What Causes Hip Pain When You Sit?

Hip pain from walking, sitting or even standing for long periods can lead to chronic hip pain that is nearly disabling. It can interrupt your daily routine and lower your quality of life. Chronic hip pain that lasts for longer than a few weeks should be evaluated and treated to make sure there isn't something more going on. This article gives you some of the causes of hip pain when you sit with other symptoms you may feel.

8 Possible Reasons Why You Get Hip Pain from Sitting

There are a number of reasons why you may end up with hip pain. The cause could be temporary or possibly a long-term degenerative condition. It is important to understand these causes because if hip pain does not resolve on its own, you need to get checked by your doctor. Some of the most common causes are:

1. Bursitis of the Hip

Bursitis of the hip is one of the most common reasons people have hip pain. The bursa is the sac that cushions the hip joint and can become inflamed. It can happen to anyone for a number of reasons including hip injury, infection, autoimmune flare-ups, and stress on the joint. The pain is usually at its worst when lying on the affected side or sitting, because the "large bursa" is located on the outer part of the hip.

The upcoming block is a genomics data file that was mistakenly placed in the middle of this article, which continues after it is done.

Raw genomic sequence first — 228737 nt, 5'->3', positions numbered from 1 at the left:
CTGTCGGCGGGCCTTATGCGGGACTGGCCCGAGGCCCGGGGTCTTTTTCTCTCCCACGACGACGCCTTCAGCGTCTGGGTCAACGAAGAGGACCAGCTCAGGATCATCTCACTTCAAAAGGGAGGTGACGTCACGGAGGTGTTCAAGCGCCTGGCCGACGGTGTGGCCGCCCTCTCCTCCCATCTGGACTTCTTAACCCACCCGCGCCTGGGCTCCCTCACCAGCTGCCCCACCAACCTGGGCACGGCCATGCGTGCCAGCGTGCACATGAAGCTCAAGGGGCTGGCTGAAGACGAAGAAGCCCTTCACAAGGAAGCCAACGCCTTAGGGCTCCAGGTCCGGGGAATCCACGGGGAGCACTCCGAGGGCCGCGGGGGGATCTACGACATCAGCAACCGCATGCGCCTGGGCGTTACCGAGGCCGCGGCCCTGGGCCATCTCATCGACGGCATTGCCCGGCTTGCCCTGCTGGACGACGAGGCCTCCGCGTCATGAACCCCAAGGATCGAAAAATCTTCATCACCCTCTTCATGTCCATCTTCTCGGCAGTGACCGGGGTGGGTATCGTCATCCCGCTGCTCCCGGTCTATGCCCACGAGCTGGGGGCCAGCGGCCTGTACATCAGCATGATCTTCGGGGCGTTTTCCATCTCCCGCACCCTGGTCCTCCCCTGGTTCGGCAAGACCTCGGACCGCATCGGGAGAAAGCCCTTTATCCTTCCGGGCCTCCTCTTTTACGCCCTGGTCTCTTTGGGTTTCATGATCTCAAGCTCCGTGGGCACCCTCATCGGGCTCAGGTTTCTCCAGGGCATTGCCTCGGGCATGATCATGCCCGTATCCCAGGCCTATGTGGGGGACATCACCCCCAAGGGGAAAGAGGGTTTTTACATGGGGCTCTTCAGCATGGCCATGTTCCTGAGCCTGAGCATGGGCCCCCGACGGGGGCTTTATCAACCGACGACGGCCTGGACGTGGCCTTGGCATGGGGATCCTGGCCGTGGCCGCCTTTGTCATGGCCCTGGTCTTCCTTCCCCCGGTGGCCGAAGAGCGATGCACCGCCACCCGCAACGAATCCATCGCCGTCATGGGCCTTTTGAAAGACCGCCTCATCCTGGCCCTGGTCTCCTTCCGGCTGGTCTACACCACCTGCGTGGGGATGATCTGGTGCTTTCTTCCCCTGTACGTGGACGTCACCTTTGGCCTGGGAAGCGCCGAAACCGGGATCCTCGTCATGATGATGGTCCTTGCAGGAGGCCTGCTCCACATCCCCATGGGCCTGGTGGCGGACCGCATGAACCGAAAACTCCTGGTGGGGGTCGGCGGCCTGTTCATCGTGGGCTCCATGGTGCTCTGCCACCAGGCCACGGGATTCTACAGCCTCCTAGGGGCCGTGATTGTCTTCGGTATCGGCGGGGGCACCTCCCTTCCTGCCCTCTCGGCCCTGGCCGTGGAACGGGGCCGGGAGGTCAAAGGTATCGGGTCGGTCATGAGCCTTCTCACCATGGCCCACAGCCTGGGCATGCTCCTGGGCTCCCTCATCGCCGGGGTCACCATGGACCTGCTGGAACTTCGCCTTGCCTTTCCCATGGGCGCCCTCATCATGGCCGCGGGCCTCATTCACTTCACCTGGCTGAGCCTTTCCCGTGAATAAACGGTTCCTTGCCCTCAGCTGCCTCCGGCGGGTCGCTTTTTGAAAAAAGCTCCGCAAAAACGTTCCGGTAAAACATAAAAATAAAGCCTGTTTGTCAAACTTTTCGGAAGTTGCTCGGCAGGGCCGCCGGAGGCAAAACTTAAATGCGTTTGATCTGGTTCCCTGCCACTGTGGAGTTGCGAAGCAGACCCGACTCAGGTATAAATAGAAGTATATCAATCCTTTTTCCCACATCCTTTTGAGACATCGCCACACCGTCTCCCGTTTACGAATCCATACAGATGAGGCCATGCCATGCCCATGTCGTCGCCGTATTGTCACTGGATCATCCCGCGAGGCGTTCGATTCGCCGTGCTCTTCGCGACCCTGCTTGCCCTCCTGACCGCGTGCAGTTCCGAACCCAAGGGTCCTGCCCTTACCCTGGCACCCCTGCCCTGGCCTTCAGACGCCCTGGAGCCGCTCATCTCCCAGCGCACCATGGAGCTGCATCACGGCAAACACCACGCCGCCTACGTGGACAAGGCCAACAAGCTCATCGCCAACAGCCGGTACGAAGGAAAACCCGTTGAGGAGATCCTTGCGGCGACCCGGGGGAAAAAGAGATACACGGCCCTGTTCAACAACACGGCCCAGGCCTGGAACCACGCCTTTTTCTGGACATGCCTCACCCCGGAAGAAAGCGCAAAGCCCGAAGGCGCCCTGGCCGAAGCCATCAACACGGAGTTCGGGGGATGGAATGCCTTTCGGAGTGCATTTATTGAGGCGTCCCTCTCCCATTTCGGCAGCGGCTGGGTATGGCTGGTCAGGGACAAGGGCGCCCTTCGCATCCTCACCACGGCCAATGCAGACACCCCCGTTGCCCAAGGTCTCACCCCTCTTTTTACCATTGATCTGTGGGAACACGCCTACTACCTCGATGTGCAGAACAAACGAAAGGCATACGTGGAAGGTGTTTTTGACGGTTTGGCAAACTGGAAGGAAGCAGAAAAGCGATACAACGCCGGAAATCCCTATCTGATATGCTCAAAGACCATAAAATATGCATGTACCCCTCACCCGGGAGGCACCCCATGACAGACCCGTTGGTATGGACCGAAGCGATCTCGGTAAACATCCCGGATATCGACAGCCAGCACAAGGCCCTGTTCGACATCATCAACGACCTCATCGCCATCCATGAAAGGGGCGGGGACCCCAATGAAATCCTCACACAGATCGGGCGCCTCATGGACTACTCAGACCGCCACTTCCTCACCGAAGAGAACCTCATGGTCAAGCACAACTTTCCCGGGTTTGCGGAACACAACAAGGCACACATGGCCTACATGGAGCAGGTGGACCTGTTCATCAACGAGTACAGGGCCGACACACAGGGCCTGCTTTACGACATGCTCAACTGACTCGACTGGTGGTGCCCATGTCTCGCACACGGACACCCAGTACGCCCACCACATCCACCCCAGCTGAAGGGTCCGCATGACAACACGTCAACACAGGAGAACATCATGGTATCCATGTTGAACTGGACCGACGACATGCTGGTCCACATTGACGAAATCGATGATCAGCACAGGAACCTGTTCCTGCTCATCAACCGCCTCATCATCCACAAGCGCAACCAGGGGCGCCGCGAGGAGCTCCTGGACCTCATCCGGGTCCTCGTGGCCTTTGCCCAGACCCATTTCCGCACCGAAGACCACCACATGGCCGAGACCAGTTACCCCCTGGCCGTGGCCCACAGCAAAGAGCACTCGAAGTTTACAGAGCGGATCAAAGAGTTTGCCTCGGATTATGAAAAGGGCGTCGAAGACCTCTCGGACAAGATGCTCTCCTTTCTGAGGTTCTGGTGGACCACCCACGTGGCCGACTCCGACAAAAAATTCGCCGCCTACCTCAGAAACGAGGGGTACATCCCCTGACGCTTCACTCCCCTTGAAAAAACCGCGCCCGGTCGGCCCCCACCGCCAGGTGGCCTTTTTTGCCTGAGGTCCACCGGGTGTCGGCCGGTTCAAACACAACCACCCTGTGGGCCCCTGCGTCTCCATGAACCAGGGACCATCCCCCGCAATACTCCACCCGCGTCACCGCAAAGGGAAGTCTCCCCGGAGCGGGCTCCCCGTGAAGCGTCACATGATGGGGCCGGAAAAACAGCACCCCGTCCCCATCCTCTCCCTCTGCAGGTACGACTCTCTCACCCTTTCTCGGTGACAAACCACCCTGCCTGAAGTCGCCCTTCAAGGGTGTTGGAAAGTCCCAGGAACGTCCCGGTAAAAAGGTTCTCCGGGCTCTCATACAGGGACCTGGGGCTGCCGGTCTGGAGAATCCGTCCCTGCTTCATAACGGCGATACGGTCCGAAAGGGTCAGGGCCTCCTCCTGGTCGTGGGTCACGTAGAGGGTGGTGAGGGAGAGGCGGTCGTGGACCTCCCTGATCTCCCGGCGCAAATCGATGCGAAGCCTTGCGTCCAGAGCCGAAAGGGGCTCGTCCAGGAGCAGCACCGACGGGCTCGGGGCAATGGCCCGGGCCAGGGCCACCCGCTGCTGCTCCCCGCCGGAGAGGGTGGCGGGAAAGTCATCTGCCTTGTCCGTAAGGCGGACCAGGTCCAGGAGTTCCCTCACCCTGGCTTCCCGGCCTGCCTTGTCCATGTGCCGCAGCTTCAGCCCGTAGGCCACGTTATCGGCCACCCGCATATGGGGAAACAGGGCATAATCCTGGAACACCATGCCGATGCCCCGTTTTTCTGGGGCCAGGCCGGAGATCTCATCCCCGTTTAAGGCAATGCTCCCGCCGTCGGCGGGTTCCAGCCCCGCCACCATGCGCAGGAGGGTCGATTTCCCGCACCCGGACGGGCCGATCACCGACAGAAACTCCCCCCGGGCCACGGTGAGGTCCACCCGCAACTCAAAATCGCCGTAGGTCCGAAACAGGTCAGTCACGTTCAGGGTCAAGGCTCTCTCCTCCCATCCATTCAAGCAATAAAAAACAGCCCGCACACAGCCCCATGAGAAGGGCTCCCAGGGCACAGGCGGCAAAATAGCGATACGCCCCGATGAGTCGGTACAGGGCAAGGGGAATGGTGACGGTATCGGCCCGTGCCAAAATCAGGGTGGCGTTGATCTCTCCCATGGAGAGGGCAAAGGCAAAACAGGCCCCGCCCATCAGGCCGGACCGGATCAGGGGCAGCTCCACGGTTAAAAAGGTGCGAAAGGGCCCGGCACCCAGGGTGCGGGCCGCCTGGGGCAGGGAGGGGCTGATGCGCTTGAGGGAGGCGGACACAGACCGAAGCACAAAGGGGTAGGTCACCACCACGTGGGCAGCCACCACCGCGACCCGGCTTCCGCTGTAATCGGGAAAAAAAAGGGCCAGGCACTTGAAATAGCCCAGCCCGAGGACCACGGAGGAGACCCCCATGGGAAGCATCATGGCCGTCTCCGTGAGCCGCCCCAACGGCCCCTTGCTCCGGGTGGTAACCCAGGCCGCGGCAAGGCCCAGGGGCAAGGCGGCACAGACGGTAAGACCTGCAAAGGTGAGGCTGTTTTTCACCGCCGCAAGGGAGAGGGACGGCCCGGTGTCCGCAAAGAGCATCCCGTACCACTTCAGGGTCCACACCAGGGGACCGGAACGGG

• Pain on the outside of the hip
  • Radiating pain into the thigh area
  • Lower back pain
  • Groin pain
  • Pain with sitting, lying, standing, or bending at the hip area
  • Area feels hot, red, and swollen
  • Tender to touch

2. FAI (Femoroacetabular Impingement)

Your hip has a thick piece of cartilage to cushion the actual "ball and socket" part of the joint. This cushion is called, the labrum. The labrum can be torn due to a sudden hip injury. Rarely, a labrum tear can be caused by a hip deformity.

When hip pain from sitting begins with this condition, it usually means the labrum has lost its ability to protect the bones in the joint from rubbing together. One of the prominent causes is sitting for long periods of time in low profile seats such as low cars, airplane seats, beach chairs, and even on the ground.


  • Pain is described as sharp and stabbing
  • Popping in the joint
  • Hip "locks up"
  • Clicking feeling
  • Dull pain when doing other tasks
  • Grinding feeling in the socket

3. Poor Posture

If you sit for long periods of time, improper body mechanics can cause hip pain. It could be as simple as needing a different chair or changing your position often. Your hips were not designed for long periods of overextension, so sitting in positions like W-sitting, cross legged, one knee over the other, or knees pressed tightly together can pull on the outer hip muscles and cause pain.


  • Achy hips at night when you sleep
  • Pain from sitting
  • Stiffness
  • Muscle cramping
  • Pain in the front of hips and groin

4. Muscle Strain

A strain to a hip muscle can cause hip pain from sitting. When you do an activity that puts force against the hip, you can strain the muscles surround the joint. This can be caused by lifting too much weight, overworking the muscles, or doing things over and over. If you have chronic hip pain due to muscle strains, it is most likely due to something you do over and over. If the pain appeared suddenly, you probably strained the muscle from a recent injury.